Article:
A missing videotape of two 9/11 al Qaeda hijackers partying in Southern California with a suspected undercover Saudi agent. Records of interviews with key witnesses and phone records among 9/11 co-conspirators that have vanished from FBI files. An unredacted copy of a joint FBI-CIA Intelligence Report about Saudi Arabia’s 9/11 involvement that’s nowhere to be found.
The U.S. Department of Justice’s Inspector General has been asked to investigate the FBI’s apparent mishandling of such critical 9/11 evidence by more than 3,500 victims of the September 11, 2001 terrorist attacks on New York and Washington.
“The Inspector General should examine whether one or more FBI officials committed willful misconduct with intent to destroy or secrete evidence to avoid its disclosure,” says the complaint, filed by James Kreindler, a lead lawyer for the 9/11 Families who are suing Saudi Arabia in federal court in New York. “Given the importance of the missing evidence at issue to the 9/11 investigation, as well as the repeated mishandling by the FBI of that evidence, an innocent explanation is not believable.
“It appears that the motive for these acts was to hinder review of the FBI’s 9/11 investigation and avoid embarrassment of the FBI for its failure to pursue cases against the terror co-conspirators who provided critical support for the 9/11 hijackers. In 2004, the FBI provided Congress with incorrect testimony concerning the support network for the 9/11 hijackers. Rather than fix that record and face the consequences, one or more FBI officials chose to impede production of the evidence that would reveal the agency’s mistakes,” the complaint says.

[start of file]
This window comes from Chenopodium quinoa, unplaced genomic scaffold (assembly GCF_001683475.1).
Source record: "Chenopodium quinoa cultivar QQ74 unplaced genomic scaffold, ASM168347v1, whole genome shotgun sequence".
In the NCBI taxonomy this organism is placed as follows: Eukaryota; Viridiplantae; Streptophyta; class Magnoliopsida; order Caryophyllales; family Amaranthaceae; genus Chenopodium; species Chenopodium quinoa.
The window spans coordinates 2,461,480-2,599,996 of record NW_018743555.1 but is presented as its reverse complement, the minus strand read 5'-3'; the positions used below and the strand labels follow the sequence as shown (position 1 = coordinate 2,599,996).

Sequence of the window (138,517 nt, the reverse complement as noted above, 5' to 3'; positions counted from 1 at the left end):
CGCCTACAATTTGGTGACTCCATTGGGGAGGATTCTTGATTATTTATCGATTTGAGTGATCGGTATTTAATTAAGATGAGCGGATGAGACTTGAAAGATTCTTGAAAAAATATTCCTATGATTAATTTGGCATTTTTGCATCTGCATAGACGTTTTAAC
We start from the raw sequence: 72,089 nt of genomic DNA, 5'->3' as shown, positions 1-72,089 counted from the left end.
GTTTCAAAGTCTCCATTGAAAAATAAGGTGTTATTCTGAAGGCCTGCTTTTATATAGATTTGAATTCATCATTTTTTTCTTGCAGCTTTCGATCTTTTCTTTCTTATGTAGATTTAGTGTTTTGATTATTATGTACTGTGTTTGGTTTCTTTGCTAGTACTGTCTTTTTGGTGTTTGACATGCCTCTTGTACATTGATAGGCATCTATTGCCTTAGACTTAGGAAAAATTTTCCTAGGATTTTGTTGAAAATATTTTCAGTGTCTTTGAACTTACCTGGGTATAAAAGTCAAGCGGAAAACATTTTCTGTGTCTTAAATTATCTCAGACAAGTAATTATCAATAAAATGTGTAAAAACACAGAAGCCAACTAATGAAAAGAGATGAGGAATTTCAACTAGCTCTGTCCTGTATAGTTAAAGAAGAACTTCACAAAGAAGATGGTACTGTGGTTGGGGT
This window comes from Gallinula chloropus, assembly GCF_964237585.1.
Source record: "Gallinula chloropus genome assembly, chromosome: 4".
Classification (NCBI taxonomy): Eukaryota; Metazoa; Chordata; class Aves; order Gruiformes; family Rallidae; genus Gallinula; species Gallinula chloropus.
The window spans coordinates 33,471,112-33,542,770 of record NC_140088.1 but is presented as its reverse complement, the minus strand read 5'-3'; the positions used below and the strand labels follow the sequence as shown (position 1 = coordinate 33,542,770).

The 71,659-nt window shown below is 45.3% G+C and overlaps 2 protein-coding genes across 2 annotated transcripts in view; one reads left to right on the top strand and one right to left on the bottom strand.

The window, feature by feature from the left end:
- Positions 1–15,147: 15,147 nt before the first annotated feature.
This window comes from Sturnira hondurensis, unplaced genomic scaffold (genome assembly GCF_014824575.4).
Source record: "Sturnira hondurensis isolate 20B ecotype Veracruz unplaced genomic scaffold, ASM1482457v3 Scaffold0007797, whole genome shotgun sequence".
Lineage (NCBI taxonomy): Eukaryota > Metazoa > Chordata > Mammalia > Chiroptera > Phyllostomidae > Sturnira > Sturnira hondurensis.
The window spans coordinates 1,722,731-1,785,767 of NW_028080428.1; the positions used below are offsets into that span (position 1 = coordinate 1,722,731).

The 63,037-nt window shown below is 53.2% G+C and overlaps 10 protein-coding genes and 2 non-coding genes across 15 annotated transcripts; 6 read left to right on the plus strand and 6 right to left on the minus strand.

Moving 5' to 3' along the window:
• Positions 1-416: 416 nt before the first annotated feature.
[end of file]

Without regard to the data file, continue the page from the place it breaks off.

The hijackers stayed at Bayoumi’s apartment for several days as Baymoui assisted them with banking and living arrangements. He also introduced them to Anwar Al Aulaqi, a San Diego imam, radical jihadist and alleged al Qaeda recruiter.
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